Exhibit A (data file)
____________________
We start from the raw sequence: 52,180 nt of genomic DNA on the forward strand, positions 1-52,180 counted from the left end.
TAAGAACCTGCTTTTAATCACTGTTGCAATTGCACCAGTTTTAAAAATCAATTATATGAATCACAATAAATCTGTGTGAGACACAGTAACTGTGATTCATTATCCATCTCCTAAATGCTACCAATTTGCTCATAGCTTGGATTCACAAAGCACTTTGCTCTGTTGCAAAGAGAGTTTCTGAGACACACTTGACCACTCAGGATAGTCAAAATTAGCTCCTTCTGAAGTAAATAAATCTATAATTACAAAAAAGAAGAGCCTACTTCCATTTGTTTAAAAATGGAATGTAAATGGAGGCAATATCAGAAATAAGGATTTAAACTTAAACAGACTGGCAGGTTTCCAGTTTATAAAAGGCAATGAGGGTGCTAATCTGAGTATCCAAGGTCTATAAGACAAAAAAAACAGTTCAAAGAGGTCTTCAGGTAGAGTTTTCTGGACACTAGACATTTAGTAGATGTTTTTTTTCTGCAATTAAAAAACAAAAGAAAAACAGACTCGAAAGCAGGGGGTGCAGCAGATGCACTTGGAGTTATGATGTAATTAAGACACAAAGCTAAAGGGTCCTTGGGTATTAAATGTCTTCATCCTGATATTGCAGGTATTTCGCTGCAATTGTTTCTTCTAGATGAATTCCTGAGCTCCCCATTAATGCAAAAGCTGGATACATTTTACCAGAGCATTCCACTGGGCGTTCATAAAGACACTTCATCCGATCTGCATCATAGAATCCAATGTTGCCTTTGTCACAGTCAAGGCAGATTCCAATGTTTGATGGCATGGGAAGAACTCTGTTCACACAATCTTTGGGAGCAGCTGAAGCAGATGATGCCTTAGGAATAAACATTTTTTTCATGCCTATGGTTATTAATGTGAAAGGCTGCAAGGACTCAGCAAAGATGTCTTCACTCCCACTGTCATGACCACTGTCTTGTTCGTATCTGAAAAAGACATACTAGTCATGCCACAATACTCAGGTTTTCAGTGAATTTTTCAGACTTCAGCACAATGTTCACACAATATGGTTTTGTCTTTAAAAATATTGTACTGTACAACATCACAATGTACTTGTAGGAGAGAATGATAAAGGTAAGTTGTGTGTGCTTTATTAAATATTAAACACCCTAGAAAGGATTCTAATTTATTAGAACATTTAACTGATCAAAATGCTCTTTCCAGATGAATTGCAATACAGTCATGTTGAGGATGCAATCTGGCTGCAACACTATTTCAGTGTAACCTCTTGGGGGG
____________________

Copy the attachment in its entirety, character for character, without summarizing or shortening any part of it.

We start from the raw sequence: 52,180 nt of genomic DNA on the forward strand, positions 1-52,180 counted from the left end.
TAAGAACCTGCTTTTAATCACTGTTGCAATTGCACCAGTTTTAAAAATCAATTATATGAATCACAATAAATCTGTGTGAGACACAGTAACTGTGATTCATTATCCATCTCCTAAATGCTACCAATTTGCTCATAGCTTGGATTCACAAAGCACTTTGCTCTGTTGCAAAGAGAGTTTCTGAGACACACTTGACCACTCAGGATAGTCAAAATTAGCTCCTTCTGAAGTAAATAAATCTATAATTACAAAAAAGAAGAGCCTACTTCCATTTGTTTAAAAATGGAATGTAAATGGAGGCAATATCAGAAATAAGGATTTAAACTTAAACAGACTGGCAGGTTTCCAGTTTATAAAAGGCAATGAGGGTGCTAATCTGAGTATCCAAGGTCTATAAGACAAAAAAAACAGTTCAAAGAGGTCTTCAGGTAGAGTTTTCTGGACACTAGACATTTAGTAGATGTTTTTTTTCTGCAATTAAAAAACAAAAGAAAAACAGACTCGAAAGCAGGGGGTGCAGCAGATGCACTTGGAGTTATGATGTAATTAAGACACAAAGCTAAAGGGTCCTTGGGTATTAAATGTCTTCATCCTGATATTGCAGGTATTTCGCTGCAATTGTTTCTTCTAGATGAATTCCTGAGCTCCCCATTAATGCAAAAGCTGGATACATTTTACCAGAGCATTCCACTGGGCGTTCATAAAGACACTTCATCCGATCTGCATCATAGAATCCAATGTTGCCTTTGTCACAGTCAAGGCAGATTCCAATGTTTGATGGCATGGGAAGAACTCTGTTCACACAATCTTTGGGAGCAGCTGAAGCAGATGATGCCTTAGGAATAAACATTTTTTTCATGCCTATGGTTATTAATGTGAAAGGCTGCAAGGACTCAGCAAAGATGTCTTCACTCCCACTGTCATGACCACTGTCTTGTTCGTATCTGAAAAAGACATACTAGTCATGCCACAATACTCAGGTTTTCAGTGAATTTTTCAGACTTCAGCACAATGTTCACACAATATGGTTTTGTCTTTAAAAATATTGTACTGTACAACATCACAATGTACTTGTAGGAGAGAATGATAAAGGTAAGTTGTGTGTGCTTTATTAAATATTAAACACCCTAGAAAGGATTCTAATTTATTAGAACATTTAACTGATCAAAATGCTCTTTCCAGATGAATTGCAATACAGTCATGTTGAGGATGCAATCTGGCTGCAACACTATTTCAGTGTAACCTCTTGGGGGG